Creating slide decks in Jupyter notebook

My job involves organising and analysing data, and training and evaluating machine learning models. In addition, the customers like to see demonstrations or progress updates for their models, so every now and then I also have to put together a slide deck. For better or worse, I use Jupyter notebooks as the main tool for the data management part, so I thought it would be convenient to prepare my slides in the same environment.

Jupyter has built in support for generating reveal.js presentations, so I decided to give that a go. This post first goes through the steps I took to make the slides, in case anyone was looking for a cookbook-style instructions. At the end, there are a few remarks regarding my experience with this way of creating slide decks.

Jupyter notebook cell producing a line plot


Slide metadata

A reveal.js slide deck can be generated from a regular Jupyter notebook, with static content written in Markdown cells and dynamic generated from Python cells. The slideshow metadata can be controlled from a cell toolbar that is enabled through the menu: View > Cell Toolbar > Slideshow. It amounts to a single property, Slide Type. When set to Slide, it indicates that the cell will be a start of a new slide in the deck. Fragment and - (hyphen, or empty) slide type indicate that the cell forms a part of the slide that started earlier. Fragment will cause the content of the cell to be initially hidden, and be revealed on pressing “next” during the presentation. The - type attaches the content to the current slide without requiring additional key presses. It is useful for combining static and dynamic content in a section that should be shown together. Skip cells do not feature in the deck at all, this type is useful for cells that contain blocks of code that does not generate any output that we want included in the deck. Notes cells are for speaker notes; not shown in the main deck, but displayed in the presenter view offered by reveal.js. There is also Sub-Slide type, which I have not used, but which I assume provides the vertical branches in reveal.js.

Slide deck export

Plain Jupyter cannot display the slide decks in their final format. There are extensions that provide that functionality, but I am yet to try them out, so in this tutorial we will stick to what is available out of the box, which is HTML export. The HTML file will require a reveal.js library to be present, so we will need to download it. Assume we have the following directory structure in our project:


We will store the notebook in notebooks directory, and will want to keep the files for the current slide deck in demos/1 directory. Let us first make sure reveal.js is available: download the current release from the GitHub releases page and unzip it to demos/lib. As a result we should end up with the library in a directory such as demos/lib/reveal.js-3.7.0. With that in place, we can now export the notebook to a slide deck using jupyter nbconvert. I do it by placing the following cell (Slide Type=Skip) at the top of the notebook:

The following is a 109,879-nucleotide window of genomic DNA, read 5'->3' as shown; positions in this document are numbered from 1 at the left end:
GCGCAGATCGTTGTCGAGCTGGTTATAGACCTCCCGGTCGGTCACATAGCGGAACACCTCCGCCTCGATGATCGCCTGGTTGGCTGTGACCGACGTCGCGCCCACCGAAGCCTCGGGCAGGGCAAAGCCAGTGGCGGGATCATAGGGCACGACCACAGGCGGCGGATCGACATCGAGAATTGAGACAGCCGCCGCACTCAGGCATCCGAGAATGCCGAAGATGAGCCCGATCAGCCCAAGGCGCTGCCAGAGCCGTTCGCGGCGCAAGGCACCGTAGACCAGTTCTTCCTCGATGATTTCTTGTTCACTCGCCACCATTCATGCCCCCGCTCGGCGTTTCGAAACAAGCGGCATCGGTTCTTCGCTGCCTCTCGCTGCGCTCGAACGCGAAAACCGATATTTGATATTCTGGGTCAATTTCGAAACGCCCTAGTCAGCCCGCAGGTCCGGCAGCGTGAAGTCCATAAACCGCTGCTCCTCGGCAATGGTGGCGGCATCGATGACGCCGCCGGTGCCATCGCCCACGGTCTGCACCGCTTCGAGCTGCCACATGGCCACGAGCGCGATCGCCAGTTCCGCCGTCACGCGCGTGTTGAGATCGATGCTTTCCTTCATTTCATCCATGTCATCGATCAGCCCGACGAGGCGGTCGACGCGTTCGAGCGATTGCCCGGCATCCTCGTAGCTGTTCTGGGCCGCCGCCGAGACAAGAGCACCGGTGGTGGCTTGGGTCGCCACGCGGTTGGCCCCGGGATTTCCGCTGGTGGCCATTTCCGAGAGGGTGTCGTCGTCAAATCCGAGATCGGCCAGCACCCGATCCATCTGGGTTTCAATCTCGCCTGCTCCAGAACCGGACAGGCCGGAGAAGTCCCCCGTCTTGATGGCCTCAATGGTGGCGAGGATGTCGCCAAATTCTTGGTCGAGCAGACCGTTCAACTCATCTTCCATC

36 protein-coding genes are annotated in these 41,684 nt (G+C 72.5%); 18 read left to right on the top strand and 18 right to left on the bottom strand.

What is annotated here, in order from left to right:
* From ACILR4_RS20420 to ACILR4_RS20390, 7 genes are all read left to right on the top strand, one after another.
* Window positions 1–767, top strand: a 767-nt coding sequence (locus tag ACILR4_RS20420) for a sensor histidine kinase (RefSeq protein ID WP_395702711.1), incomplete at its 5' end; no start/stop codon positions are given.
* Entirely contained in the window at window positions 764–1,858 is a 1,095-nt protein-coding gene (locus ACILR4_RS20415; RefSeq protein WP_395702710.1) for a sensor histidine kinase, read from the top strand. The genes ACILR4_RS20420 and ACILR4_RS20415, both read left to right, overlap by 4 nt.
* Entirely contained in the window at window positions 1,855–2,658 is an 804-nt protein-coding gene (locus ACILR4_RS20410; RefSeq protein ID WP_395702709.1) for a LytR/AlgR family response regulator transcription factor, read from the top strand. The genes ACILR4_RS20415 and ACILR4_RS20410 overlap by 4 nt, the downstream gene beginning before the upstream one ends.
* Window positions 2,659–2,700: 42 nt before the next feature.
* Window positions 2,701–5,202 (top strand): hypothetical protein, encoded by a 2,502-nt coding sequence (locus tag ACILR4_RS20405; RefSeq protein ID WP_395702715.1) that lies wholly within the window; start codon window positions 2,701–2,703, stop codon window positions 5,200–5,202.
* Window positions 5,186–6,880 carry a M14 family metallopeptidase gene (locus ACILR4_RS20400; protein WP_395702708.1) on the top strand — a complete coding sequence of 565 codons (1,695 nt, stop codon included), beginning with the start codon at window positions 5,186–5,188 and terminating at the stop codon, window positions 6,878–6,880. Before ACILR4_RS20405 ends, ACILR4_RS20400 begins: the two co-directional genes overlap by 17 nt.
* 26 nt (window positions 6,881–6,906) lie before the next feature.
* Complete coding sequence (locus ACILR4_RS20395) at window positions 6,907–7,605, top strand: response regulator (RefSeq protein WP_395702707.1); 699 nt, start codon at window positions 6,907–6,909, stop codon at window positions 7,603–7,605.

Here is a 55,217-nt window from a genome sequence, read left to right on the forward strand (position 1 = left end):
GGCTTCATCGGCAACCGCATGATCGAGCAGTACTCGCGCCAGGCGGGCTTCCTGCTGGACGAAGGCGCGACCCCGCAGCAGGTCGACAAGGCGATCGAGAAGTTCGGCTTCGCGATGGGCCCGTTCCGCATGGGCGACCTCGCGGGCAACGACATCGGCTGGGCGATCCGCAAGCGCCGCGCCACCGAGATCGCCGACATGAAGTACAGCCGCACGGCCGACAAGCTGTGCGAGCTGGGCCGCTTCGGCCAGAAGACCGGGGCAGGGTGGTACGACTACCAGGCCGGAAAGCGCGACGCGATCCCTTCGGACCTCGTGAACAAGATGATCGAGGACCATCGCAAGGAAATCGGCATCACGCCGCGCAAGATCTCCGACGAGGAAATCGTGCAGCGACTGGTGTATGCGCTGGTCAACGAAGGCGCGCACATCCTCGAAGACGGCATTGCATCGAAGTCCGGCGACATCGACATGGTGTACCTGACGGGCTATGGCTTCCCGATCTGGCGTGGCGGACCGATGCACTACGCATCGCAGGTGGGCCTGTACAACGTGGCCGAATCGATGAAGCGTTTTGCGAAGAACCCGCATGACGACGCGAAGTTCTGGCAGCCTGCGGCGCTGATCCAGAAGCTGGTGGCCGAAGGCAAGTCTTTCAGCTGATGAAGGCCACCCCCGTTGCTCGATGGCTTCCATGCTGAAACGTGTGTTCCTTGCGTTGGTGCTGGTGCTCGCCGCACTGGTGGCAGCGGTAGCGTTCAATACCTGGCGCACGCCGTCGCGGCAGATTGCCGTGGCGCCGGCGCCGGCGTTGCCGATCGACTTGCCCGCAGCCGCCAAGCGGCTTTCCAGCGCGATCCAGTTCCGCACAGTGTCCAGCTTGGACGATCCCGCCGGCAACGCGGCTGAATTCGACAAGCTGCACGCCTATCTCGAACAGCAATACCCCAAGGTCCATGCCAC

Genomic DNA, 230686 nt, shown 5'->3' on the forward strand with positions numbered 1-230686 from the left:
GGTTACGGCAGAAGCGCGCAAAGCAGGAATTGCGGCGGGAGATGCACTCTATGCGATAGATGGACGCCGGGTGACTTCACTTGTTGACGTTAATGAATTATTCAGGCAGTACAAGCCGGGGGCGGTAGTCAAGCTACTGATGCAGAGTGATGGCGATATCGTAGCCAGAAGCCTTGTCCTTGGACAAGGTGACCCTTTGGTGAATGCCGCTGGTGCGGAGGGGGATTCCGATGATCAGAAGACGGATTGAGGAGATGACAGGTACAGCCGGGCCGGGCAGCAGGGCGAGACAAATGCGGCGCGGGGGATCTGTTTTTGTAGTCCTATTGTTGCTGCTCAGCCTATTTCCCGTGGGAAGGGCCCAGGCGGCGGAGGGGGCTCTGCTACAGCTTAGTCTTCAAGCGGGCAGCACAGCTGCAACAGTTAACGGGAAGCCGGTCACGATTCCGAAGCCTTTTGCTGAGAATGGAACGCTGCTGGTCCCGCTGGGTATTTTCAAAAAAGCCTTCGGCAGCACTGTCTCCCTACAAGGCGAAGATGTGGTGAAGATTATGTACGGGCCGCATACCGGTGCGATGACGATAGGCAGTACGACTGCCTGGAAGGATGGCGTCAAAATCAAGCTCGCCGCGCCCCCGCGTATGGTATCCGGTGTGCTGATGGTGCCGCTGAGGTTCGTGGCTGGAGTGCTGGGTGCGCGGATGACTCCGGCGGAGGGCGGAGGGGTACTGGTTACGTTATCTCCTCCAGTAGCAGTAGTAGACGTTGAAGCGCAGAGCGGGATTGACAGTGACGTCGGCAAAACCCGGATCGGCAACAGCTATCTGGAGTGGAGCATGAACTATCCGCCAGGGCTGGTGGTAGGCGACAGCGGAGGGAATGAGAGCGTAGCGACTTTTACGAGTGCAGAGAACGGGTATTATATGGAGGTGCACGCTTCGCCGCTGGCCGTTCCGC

!jupyter nbconvert demo1-slides.ipynb \
    --to slides \
    --output-dir ../demos/1 \

The output-dir and reveal-prefix arguments make the export aware of our directory structure. Once run, you should end up with the file demos/1/demo1-slides.slides.html, which can be opened in a browser and should immediately work as a reveal.js presentation.


The Jupyter reveal.js export is by default set up to export both the code and output of Python cells. The audience of my demos is non-technical, and they do not care about the code. nbconvert provides configuration options to exclude the code, as well as the out prompts. We can modify the export cell to include them:

!jupyter nbconvert demo1-slides.ipynb \
    --to slides \
    --output-dir ../demos/1 \
    --TemplateExporter.exclude_input=True \
    --TemplateExporter.exclude_output_prompt=True \

Another feature of the export that is non-ideal is that the output text from prints is shown as preformatted, in HTML <pre> tag. This can be addressed by importing display and HTML functions (from IPython.core.display import display, HTML) and then using display(HTML("...")) in place of print. The static content appears more indented than the output of code cells, which is due to an empty prompt area being shown to the left of the static content. To eliminate this, include the following in the first markdown Slide cell:

.prompt { min-width: 0ex; }
div.prompt { width: 0ex; }